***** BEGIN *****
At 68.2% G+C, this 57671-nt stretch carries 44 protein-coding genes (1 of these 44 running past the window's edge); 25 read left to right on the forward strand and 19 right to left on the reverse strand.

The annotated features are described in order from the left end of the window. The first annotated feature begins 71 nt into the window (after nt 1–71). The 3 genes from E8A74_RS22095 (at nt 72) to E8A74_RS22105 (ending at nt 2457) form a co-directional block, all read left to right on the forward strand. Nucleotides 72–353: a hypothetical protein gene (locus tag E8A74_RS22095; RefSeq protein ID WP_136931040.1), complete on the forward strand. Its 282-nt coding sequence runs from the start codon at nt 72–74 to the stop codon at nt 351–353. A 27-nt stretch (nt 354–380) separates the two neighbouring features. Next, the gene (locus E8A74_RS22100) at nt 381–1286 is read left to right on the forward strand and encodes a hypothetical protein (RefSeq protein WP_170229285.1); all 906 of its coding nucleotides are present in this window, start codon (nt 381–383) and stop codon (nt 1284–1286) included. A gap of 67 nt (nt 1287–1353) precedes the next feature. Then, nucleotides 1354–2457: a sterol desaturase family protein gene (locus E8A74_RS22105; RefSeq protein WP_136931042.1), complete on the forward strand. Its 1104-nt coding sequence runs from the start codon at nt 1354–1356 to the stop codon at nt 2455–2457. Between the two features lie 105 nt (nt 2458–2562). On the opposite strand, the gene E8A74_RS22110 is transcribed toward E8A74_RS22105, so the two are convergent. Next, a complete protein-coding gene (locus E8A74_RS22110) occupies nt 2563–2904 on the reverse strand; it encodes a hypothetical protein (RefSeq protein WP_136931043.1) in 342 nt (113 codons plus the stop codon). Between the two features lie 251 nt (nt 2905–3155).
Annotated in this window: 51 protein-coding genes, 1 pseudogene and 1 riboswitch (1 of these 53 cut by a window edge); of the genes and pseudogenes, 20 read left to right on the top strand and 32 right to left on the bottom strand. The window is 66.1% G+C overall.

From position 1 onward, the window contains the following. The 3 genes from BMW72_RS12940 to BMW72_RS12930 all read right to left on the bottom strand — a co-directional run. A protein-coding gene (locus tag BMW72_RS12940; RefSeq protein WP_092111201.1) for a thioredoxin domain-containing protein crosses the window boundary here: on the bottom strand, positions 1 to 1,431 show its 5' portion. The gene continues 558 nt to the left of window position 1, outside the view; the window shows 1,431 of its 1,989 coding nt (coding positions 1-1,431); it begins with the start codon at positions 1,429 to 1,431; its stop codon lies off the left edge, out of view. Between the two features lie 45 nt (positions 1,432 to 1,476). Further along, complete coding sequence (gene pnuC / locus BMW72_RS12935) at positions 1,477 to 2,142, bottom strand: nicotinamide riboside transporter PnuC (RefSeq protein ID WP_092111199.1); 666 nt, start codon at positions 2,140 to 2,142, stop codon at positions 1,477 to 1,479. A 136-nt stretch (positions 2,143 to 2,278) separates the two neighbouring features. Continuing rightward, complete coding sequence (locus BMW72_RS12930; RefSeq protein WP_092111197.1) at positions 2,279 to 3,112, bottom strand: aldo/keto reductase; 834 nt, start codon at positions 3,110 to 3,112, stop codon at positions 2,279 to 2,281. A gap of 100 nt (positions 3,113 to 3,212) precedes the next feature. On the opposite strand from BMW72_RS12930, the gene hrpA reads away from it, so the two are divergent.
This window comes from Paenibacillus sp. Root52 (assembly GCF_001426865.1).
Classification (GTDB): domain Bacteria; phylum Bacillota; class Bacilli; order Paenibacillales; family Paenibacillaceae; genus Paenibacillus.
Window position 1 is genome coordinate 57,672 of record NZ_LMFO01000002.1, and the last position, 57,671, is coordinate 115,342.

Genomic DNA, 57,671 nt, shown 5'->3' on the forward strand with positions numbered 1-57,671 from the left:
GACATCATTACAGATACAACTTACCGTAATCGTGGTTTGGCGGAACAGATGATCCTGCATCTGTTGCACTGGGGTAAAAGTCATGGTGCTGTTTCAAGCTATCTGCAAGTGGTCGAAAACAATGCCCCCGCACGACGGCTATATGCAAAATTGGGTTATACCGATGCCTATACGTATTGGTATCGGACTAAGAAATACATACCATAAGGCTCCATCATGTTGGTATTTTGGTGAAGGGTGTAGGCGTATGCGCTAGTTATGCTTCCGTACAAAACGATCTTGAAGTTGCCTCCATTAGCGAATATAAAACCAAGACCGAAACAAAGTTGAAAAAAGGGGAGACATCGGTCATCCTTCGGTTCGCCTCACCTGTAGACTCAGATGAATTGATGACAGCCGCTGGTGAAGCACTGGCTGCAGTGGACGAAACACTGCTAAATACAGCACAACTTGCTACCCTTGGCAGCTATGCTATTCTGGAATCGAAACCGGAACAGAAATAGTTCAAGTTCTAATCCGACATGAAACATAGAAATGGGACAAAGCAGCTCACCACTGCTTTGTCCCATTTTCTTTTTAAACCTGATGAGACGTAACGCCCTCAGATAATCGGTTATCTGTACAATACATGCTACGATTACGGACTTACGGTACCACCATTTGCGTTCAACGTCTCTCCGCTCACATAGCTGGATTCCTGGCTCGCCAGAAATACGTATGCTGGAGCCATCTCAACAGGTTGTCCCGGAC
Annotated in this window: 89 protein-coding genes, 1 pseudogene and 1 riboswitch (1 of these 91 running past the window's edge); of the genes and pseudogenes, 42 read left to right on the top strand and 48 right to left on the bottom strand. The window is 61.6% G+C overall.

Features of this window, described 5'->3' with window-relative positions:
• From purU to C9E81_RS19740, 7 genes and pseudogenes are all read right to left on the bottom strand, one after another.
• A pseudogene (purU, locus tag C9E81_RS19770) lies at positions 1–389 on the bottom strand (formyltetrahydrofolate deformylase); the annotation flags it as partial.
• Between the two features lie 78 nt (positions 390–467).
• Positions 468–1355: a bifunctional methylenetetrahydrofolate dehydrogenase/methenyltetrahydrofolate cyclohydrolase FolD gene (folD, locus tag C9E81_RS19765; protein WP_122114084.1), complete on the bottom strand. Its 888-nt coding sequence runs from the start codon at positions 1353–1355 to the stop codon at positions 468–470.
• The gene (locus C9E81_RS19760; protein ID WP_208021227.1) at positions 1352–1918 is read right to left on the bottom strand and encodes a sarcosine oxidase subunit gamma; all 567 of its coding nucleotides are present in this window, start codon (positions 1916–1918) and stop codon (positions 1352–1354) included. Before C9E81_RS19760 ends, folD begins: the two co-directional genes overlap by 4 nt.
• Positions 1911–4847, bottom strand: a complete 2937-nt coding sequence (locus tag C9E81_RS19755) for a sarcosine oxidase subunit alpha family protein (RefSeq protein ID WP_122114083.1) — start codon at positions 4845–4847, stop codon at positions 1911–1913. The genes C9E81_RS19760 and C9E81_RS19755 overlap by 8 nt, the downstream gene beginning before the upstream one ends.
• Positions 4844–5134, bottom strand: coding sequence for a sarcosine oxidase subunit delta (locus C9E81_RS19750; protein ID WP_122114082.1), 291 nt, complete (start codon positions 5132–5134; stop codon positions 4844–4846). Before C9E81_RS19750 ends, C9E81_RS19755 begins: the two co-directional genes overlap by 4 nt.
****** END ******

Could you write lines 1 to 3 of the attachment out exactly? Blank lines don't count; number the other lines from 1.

At 68.2% G+C, this 57671-nt stretch carries 44 protein-coding genes (1 of these 44 running past the window's edge); 25 read left to right on the forward strand and 19 right to left on the reverse strand.

The annotated features are described in order from the left end of the window. The first annotated feature begins 71 nt into the window (after nt 1–71). The 3 genes from E8A74_RS22095 (at nt 72) to E8A74_RS22105 (ending at nt 2457) form a co-directional block, all read left to right on the forward strand. Nucleotides 72–353: a hypothetical protein gene (locus tag E8A74_RS22095; RefSeq protein ID WP_136931040.1), complete on the forward strand. Its 282-nt coding sequence runs from the start codon at nt 72–74 to the stop codon at nt 351–353. A 27-nt stretch (nt 354–380) separates the two neighbouring features. Next, the gene (locus E8A74_RS22100) at nt 381–1286 is read left to right on the forward strand and encodes a hypothetical protein (RefSeq protein WP_170229285.1); all 906 of its coding nucleotides are present in this window, start codon (nt 381–383) and stop codon (nt 1284–1286) included. A gap of 67 nt (nt 1287–1353) precedes the next feature. Then, nucleotides 1354–2457: a sterol desaturase family protein gene (locus E8A74_RS22105; RefSeq protein WP_136931042.1), complete on the forward strand. Its 1104-nt coding sequence runs from the start codon at nt 1354–1356 to the stop codon at nt 2455–2457. Between the two features lie 105 nt (nt 2458–2562). On the opposite strand, the gene E8A74_RS22110 is transcribed toward E8A74_RS22105, so the two are convergent. Next, a complete protein-coding gene (locus E8A74_RS22110) occupies nt 2563–2904 on the reverse strand; it encodes a hypothetical protein (RefSeq protein WP_136931043.1) in 342 nt (113 codons plus the stop codon). Between the two features lie 251 nt (nt 2905–3155).
Annotated in this window: 51 protein-coding genes, 1 pseudogene and 1 riboswitch (1 of these 53 cut by a window edge); of the genes and pseudogenes, 20 read left to right on the top strand and 32 right to left on the bottom strand. The window is 66.1% G+C overall.